and a quick mind. He was able to go to school through high school,
something that was far rarer in his time than later, and he learned
fast. Several teachers actually took note of the unusual student, and
he would probably have done better academically than he did, had it not
been for his habit of hanging out with a bad crowd.

A turning point in his life came when America entered World War I, and
like many a young man of his time and place, Conners found himself
swept up in the furor. Young Conners was a mixture of streetsmart and
idealistic, and that mixture led him into the service. Enlisting in the
U.S. Army, a young Conners was thrown into the meat grinder of one of
the nastiest wars in Terran history.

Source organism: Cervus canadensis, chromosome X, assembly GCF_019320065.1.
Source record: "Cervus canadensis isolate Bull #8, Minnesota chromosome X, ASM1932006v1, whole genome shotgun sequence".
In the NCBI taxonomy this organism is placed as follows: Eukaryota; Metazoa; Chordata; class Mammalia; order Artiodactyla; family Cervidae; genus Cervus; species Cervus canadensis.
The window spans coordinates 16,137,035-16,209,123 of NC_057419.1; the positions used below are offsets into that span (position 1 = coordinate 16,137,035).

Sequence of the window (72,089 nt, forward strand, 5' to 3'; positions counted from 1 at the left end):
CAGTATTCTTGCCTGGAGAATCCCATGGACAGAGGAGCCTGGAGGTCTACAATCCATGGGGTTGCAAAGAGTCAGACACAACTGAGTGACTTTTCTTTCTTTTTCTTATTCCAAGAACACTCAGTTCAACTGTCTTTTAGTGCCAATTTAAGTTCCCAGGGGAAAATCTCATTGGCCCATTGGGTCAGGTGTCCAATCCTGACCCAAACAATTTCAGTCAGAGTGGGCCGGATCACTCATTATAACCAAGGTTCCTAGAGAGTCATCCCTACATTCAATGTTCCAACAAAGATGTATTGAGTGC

The Great War had already been raging for some years by the time the
United States entered it, and Conners rapidly found his idealism burned
away by the ugly realities of the trenches. Conners had enlisted among
a dozen of his school friends, and within six months of his arrival in
France, five of the twelve were dead and one was crippled for life.

Conners proved to be a survivor, and a capable one. By the time the
Great War ended, he had received a battlefield commission as a
lieutenant, and through a chain of unlikely events came to be in
command of a team of veterans who did a number of 'unusual' missions.
Though the initial idealism did not last long, Conners found that
military life, even in wartime, did suit him in some ways, he 'fit'
there.

The end of the Great War led to Conners mustering out, along with the
other survivors, and Conners apparently returned to the United States,
drifting from job to job before coming to settle in Florida, where he